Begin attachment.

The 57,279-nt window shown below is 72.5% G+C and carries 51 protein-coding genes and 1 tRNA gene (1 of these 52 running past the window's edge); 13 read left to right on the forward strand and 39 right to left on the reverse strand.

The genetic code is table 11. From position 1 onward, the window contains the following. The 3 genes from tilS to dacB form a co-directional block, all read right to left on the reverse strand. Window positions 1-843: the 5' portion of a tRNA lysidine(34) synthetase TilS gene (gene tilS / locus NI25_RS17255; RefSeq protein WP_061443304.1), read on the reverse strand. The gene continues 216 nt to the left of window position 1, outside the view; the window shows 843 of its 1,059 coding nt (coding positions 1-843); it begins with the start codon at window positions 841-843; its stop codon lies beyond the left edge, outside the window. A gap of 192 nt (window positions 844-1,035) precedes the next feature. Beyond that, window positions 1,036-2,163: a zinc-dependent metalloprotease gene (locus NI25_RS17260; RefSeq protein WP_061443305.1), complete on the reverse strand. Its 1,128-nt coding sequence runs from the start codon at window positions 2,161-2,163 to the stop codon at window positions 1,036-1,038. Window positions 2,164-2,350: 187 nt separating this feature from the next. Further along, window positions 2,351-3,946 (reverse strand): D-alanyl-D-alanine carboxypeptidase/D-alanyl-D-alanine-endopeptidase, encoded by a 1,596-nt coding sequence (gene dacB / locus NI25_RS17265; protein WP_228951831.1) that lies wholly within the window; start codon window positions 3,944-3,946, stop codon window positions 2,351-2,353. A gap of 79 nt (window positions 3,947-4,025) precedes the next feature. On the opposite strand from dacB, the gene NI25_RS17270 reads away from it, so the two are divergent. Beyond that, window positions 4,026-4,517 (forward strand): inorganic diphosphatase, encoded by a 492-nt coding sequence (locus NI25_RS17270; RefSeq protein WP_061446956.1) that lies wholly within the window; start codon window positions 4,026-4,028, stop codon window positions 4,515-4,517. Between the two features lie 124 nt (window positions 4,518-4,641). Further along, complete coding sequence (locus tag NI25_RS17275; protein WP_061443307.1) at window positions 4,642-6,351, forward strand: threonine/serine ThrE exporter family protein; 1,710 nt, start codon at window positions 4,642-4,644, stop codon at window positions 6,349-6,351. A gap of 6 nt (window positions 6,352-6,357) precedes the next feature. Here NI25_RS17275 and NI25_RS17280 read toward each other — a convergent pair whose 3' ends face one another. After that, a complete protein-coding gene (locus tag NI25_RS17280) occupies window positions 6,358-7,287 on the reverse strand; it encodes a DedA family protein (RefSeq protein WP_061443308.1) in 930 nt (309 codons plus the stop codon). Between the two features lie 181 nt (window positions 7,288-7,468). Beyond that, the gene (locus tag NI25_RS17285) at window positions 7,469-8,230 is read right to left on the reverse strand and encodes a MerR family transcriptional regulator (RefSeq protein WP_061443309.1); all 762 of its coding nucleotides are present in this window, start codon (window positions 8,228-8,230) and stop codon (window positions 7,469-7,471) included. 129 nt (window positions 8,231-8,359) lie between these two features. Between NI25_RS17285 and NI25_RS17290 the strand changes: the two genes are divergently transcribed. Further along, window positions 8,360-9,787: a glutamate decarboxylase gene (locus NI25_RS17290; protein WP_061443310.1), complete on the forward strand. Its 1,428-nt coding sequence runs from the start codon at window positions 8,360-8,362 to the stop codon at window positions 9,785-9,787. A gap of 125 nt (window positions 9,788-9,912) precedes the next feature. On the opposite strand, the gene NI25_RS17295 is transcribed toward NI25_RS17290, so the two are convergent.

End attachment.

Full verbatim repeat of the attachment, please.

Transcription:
The 57,279-nt window shown below is 72.5% G+C and carries 51 protein-coding genes and 1 tRNA gene (1 of these 52 running past the window's edge); 13 read left to right on the forward strand and 39 right to left on the reverse strand.

The genetic code is table 11. From position 1 onward, the window contains the following. The 3 genes from tilS to dacB form a co-directional block, all read right to left on the reverse strand. Window positions 1-843: the 5' portion of a tRNA lysidine(34) synthetase TilS gene (gene tilS / locus NI25_RS17255; RefSeq protein WP_061443304.1), read on the reverse strand. The gene continues 216 nt to the left of window position 1, outside the view; the window shows 843 of its 1,059 coding nt (coding positions 1-843); it begins with the start codon at window positions 841-843; its stop codon lies beyond the left edge, outside the window. A gap of 192 nt (window positions 844-1,035) precedes the next feature. Beyond that, window positions 1,036-2,163: a zinc-dependent metalloprotease gene (locus NI25_RS17260; RefSeq protein WP_061443305.1), complete on the reverse strand. Its 1,128-nt coding sequence runs from the start codon at window positions 2,161-2,163 to the stop codon at window positions 1,036-1,038. Window positions 2,164-2,350: 187 nt separating this feature from the next. Further along, window positions 2,351-3,946 (reverse strand): D-alanyl-D-alanine carboxypeptidase/D-alanyl-D-alanine-endopeptidase, encoded by a 1,596-nt coding sequence (gene dacB / locus NI25_RS17265; protein WP_228951831.1) that lies wholly within the window; start codon window positions 3,944-3,946, stop codon window positions 2,351-2,353. A gap of 79 nt (window positions 3,947-4,025) precedes the next feature. On the opposite strand from dacB, the gene NI25_RS17270 reads away from it, so the two are divergent. Beyond that, window positions 4,026-4,517 (forward strand): inorganic diphosphatase, encoded by a 492-nt coding sequence (locus NI25_RS17270; RefSeq protein WP_061446956.1) that lies wholly within the window; start codon window positions 4,026-4,028, stop codon window positions 4,515-4,517. Between the two features lie 124 nt (window positions 4,518-4,641). Further along, complete coding sequence (locus tag NI25_RS17275; protein WP_061443307.1) at window positions 4,642-6,351, forward strand: threonine/serine ThrE exporter family protein; 1,710 nt, start codon at window positions 4,642-4,644, stop codon at window positions 6,349-6,351. A gap of 6 nt (window positions 6,352-6,357) precedes the next feature. Here NI25_RS17275 and NI25_RS17280 read toward each other — a convergent pair whose 3' ends face one another. After that, a complete protein-coding gene (locus tag NI25_RS17280) occupies window positions 6,358-7,287 on the reverse strand; it encodes a DedA family protein (RefSeq protein WP_061443308.1) in 930 nt (309 codons plus the stop codon). Between the two features lie 181 nt (window positions 7,288-7,468). Beyond that, the gene (locus tag NI25_RS17285) at window positions 7,469-8,230 is read right to left on the reverse strand and encodes a MerR family transcriptional regulator (RefSeq protein WP_061443309.1); all 762 of its coding nucleotides are present in this window, start codon (window positions 8,228-8,230) and stop codon (window positions 7,469-7,471) included. 129 nt (window positions 8,231-8,359) lie between these two features. Between NI25_RS17285 and NI25_RS17290 the strand changes: the two genes are divergently transcribed. Further along, window positions 8,360-9,787: a glutamate decarboxylase gene (locus NI25_RS17290; protein WP_061443310.1), complete on the forward strand. Its 1,428-nt coding sequence runs from the start codon at window positions 8,360-8,362 to the stop codon at window positions 9,785-9,787. A gap of 125 nt (window positions 9,788-9,912) precedes the next feature. On the opposite strand, the gene NI25_RS17295 is transcribed toward NI25_RS17290, so the two are convergent.